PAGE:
Each and every year the holiday shopping season is a test of the global supply chain. Each company’s success (or lack thereof) depends on how multi-channel inventory management systems service the fulfillment demands of multi-channel customers.
So far, so good. Consumers spent nearly $8 billion online during Cyber Monday alone, a 20 percent increase that day from the previous year. Black Friday shopping alone delivered $6.2 billion in online sales, a 24% hike from 2017. More than 89 million people shopped both online and in stores, which a whopping 40% increase from the previous year.
Driving these numbers are mobile devices. Mobile accounted for 54% of all ecommerce sales on Thanksgiving itself, surpassing sales done via desktop, a historic record. Overall, mobile drove 68% of all ecommerce traffic, up from 62% the previous years.
Besides these impressive numbers, what can supply chain operators learn about the current shopping season that will give them insights into adjusting expectations for next year? Here are three:
The holiday shopping season is starting earlier. Now the shopping season is rolling back to include the entire month of November or even earlier. The new start to the season is “Black November” as most major retailers started slashing deals much earlier than usual. Amazon unveiled “Black Friday Deals Week” before Nov. 1. Best Buy, Rag & Bone, Target, Apple, and Walmart all began promotions before this month with messaging that encouraged shoppers to “beat the rush” for “early access” to deals that encouraged earlier shopping than usual.
Both heightened competition and the explosion of ecommerce is behind this. As retailers promised deep discounts, the only response from the competition was to go deeper — and earlier. Increased reliance on online retail made competition tighter. Today, a weekend bookended by Black Friday and Cyber Monday has ballooned into a full pre-season going back to the beginning of November or even earlier.
For major brands, opportunity is there because shoppers are there:
- Investment management firm JLL found that more than a third (34%) of U.S. consumers said they planned to shop before Thanksgiving, an increase from 30% who said they’d do the same last year.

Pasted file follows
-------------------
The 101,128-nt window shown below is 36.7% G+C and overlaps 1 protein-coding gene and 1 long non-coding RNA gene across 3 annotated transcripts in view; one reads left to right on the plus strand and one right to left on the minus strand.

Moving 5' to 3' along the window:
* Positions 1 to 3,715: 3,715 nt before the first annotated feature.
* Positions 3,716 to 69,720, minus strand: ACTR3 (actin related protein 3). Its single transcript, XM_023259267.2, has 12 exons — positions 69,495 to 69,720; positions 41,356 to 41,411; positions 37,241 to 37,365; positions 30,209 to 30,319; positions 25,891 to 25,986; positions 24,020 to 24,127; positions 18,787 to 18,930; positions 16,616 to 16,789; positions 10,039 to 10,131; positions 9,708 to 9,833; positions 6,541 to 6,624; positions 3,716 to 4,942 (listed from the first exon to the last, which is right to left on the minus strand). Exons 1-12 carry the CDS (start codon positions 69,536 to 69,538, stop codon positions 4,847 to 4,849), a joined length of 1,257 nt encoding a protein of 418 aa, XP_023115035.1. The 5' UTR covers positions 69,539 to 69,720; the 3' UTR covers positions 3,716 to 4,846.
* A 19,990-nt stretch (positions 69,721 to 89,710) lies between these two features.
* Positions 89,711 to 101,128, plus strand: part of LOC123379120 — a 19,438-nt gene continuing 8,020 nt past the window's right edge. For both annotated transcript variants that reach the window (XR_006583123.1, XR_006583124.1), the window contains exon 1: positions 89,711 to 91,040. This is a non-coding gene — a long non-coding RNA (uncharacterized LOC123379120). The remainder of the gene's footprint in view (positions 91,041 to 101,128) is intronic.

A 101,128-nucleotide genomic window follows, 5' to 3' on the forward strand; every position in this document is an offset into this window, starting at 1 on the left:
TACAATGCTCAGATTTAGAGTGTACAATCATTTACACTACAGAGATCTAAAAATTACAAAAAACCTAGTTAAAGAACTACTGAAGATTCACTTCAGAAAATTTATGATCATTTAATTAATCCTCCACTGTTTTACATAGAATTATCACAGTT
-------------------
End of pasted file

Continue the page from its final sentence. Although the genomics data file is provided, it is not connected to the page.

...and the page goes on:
- The National Retail Federation also reported that while 60% of holiday shoppers are waiting until November, one fifth planned to start in October with another fifth in September or earlier.
- A 2018 survey by Brand Keys, a research firm, found that more than half (55% ) of respondents said they already intended to shop before the traditional Black Friday kick-off date. The majority of those (25%) said they were doing their holiday shopping in November before Black Friday; 20% said they would shop on Black Friday, 15 percent said they were shopping in October and 15% said they were shopping for the holiday in September or even before. Only a quarter said they were shopping for the Christmas holiday in December.
Omni-channel is changing the speed of shopping. Consumers are shopping more because they are researching more — on their phones and even within stores. More leading brands are finding innovative ways to integrate the online and offline shopping experiences. One example is Walmart’s mobile shopping app which is designed as an interactive pocket guide to the store and its promotions. Target’s app enabled mobile checkout to streamline purchasing and reduce wait times. Nike is using data from ecommerce purchasing to determine what it stocks in its brick-and-mortar stores. The intersection between mobile, ecommerce, and in-store purchasing is not just giving consumers more power at their fingertips, it is accelerating purchasing more than ever before.
Big Box stores are pushing online promotions earlier — And promising faster delivery too. The shopping season keeps backtracking earlier because big box retailers are making it harder than ever for consumers to pass up bargains at basement prices. They’re also promising consumers to wait less to get goods on their porch.
Amazon is offering free shipping on all orders delivered through Christmas, regardless if you’re a Prime member or not. Target’s website offers free two-day shipping with no minimum order size. Walmart’s online delivery is also offered with two-day free shipping. Kohls is now a pick-up point for Amazon delivery. Even Whole Foods Market is offering Amazon Prime Now pickup and delivery capabilities across the U.S., with curbside pickup in 22 markets.
As online shopping continues its path toward becoming the dominant way people shop each holiday season, big box retailers will find more creative ways to compete. That means getting goods faster to front doors at all cost. For supply chain operators, that also means months of preparation time to optimize systems to handle disruptions and to determine the most efficient ways to get goods out the door.
How have you changed your business for the holiday rush? What are best practices you follow? Have you adjusted your system for this season and, if so, how? Let us know in the comments below!